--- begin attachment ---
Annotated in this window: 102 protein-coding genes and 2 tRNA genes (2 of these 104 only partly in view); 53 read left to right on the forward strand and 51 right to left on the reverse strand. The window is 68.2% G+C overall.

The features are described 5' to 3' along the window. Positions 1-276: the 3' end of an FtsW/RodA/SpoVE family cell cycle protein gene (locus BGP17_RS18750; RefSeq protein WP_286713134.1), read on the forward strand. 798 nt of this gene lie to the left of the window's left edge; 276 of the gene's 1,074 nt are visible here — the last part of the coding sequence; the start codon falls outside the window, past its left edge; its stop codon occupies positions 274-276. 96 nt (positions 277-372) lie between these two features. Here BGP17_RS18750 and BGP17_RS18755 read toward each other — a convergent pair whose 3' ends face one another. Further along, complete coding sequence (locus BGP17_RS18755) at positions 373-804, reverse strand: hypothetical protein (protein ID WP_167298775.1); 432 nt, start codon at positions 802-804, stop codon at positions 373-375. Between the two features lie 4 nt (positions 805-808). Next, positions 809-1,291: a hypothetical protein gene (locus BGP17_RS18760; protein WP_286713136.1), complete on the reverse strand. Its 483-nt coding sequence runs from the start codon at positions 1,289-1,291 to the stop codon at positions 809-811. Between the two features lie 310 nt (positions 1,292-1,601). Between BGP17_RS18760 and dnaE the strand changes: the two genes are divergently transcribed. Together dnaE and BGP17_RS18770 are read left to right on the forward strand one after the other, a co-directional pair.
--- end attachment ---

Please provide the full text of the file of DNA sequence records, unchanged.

Annotated in this window: 102 protein-coding genes and 2 tRNA genes (2 of these 104 only partly in view); 53 read left to right on the forward strand and 51 right to left on the reverse strand. The window is 68.2% G+C overall.

The features are described 5' to 3' along the window. Positions 1-276: the 3' end of an FtsW/RodA/SpoVE family cell cycle protein gene (locus BGP17_RS18750; RefSeq protein WP_286713134.1), read on the forward strand. 798 nt of this gene lie to the left of the window's left edge; 276 of the gene's 1,074 nt are visible here — the last part of the coding sequence; the start codon falls outside the window, past its left edge; its stop codon occupies positions 274-276. 96 nt (positions 277-372) lie between these two features. Here BGP17_RS18750 and BGP17_RS18755 read toward each other — a convergent pair whose 3' ends face one another. Further along, complete coding sequence (locus BGP17_RS18755) at positions 373-804, reverse strand: hypothetical protein (protein ID WP_167298775.1); 432 nt, start codon at positions 802-804, stop codon at positions 373-375. Between the two features lie 4 nt (positions 805-808). Next, positions 809-1,291: a hypothetical protein gene (locus BGP17_RS18760; protein WP_286713136.1), complete on the reverse strand. Its 483-nt coding sequence runs from the start codon at positions 1,289-1,291 to the stop codon at positions 809-811. Between the two features lie 310 nt (positions 1,292-1,601). Between BGP17_RS18760 and dnaE the strand changes: the two genes are divergently transcribed. Together dnaE and BGP17_RS18770 are read left to right on the forward strand one after the other, a co-directional pair.